This sort of battle makes me feel like a grown-up. I remember my father out in the rain, hacking trenches into the garden — a hoe blade deep, and a hoe blade wide — snaking like a minature moat around and away from our Victorian house, trying to keep the water from seeping through the sand and horsehair “mortar” holding the basement walls together. [Yes, there was some genuine cement in there, but where you most wanted the water to stay out, there always seemed to be something distressingly porous. And this in a house that only got a cement floor in its basement in 1966!]. During drier weather, those mini-trenches became places for Tonka trucks to drive, for china figurines of animals to have little kingdoms and little adventures…. but during spring storms and summer squalls, my father would be out there, checking our defensive perimeter to keep us safe and dry.

So now I have a Victorian house, and here’s how it’s been going: I chop out blocks of lawn and clay soil, I remove what earthworms I can to a more peaceful location, and then start mixing peatmoss and Leafgro in with the soil remaining. In go the new plants, and the blocks of sod can be used as edging. Theoretically, very neat. The problems start when it rains, and it has been. Then you have plants swimming in their own little moats, which would probably be great if I was trying to grow reeds, or watercress or tadpoles, and probably even would be copacetic with the dappled willows I want near this black elderberry shrub. But not for the elderberry itself, or much else I’ve got in mind. So then you end up with a series of trenches dug to drain away the initial puddles, like this one I started with….. But of course, it’s not where it ended, because this trench Looking up the slope at the Elderberry and Dappled Willowfilled up, too, and this afternoon I added several more, including a 2ft deep hole, which I kept separate from the rest of the trench until the last minute, so that I could watch a miniature waterfall as everything drained into the new “lowest point”.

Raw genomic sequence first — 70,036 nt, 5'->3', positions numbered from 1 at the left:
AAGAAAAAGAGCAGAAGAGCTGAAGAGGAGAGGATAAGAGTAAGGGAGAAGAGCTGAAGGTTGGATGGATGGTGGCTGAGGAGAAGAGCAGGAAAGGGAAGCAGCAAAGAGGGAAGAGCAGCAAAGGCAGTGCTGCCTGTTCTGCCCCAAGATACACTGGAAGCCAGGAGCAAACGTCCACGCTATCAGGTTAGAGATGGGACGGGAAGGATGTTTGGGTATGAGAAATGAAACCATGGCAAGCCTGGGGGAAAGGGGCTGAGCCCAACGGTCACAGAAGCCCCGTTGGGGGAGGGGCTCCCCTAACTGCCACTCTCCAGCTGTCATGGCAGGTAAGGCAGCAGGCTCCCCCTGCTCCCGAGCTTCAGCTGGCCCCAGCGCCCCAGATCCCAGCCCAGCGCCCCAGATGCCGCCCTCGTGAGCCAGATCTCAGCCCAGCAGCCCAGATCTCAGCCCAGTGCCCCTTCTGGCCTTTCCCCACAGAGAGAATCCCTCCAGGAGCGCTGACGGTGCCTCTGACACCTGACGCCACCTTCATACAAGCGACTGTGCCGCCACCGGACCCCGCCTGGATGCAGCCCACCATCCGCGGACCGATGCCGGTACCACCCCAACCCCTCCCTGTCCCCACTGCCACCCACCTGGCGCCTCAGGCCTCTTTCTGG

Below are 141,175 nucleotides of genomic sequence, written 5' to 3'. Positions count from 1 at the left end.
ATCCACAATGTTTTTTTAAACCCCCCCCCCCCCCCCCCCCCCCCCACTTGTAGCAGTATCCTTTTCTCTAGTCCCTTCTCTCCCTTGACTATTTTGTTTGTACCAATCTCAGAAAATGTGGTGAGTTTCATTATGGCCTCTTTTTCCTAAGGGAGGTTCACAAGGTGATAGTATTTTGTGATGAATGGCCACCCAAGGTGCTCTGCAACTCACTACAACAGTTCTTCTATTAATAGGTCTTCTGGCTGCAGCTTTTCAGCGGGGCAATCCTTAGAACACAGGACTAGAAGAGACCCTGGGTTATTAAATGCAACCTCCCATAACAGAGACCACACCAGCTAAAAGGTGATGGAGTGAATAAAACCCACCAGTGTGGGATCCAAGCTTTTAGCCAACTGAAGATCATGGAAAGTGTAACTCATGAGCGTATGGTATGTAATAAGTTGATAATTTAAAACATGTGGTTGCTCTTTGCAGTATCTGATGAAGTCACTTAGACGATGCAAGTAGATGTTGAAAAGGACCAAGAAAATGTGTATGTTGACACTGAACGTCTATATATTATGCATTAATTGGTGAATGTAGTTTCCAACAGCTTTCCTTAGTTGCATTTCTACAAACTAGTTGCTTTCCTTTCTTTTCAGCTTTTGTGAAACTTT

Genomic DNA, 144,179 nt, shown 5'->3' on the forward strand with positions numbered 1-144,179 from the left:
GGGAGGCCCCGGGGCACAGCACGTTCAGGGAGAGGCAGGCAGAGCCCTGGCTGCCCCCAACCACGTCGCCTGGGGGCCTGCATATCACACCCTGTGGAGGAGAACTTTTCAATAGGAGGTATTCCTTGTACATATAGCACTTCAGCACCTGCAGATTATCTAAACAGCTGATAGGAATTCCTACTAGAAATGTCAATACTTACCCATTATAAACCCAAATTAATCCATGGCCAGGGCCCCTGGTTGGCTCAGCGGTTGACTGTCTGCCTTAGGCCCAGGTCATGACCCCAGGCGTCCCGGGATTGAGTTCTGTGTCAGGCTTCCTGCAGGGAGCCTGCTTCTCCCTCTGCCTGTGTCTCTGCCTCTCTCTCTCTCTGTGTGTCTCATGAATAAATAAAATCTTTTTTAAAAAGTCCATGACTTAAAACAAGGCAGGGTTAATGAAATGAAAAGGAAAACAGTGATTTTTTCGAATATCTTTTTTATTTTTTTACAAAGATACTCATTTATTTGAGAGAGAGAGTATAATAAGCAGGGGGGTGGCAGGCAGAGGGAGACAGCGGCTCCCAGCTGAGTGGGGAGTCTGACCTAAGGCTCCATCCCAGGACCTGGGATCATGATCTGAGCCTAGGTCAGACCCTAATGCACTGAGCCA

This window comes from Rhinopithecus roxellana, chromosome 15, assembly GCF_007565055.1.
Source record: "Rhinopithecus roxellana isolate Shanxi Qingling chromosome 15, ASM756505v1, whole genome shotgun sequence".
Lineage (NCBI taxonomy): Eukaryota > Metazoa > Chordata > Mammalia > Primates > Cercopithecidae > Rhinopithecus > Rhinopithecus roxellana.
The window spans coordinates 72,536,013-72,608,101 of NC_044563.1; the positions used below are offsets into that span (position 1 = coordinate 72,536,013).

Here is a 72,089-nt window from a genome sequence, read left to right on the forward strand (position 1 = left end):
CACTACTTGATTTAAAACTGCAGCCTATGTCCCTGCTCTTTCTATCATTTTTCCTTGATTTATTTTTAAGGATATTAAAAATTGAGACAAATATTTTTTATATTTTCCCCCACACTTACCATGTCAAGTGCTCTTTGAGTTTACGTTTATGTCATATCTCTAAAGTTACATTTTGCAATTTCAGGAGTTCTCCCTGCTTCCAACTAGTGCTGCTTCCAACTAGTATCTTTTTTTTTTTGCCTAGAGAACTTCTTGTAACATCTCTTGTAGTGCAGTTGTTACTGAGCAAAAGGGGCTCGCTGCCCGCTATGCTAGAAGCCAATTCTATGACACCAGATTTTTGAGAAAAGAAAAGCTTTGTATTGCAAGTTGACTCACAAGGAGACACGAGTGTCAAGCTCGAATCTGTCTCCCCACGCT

My glee was short-lived, alas; I could see standing water shimmering through the grass further down the slope, which means that I haven’t yet begun to really change the local drainage patterns yet.

In some ways, this is all academic, because last summer’s drought meant I wasn’t living near a fen, and last year’s waterproofing and setting of nice new bulkhead doors for the basement have stopped the water getting in there. It’s for the sake of getting a better ecosystem going in the yard that I want things other than grass growing, and those plants want soil that drains.

At least right now, it isn’t beastly hot, and I can dig into the dusk hours without being nibbled by gnats.

And now, so you can see it isn’t all slogging through the mud, a selection of blooms from plants that survived the trip from the old Chez Rethoryke to scenic Elsinore!

I’m sorry I didn’t manage to snag a photo of the central azalea when it was in bloom.  It’s called “Klondyke”, and it is indeed an orange, deciduous azalea, with a lovely scent. Here’s a link that shows Klondyke in its glory.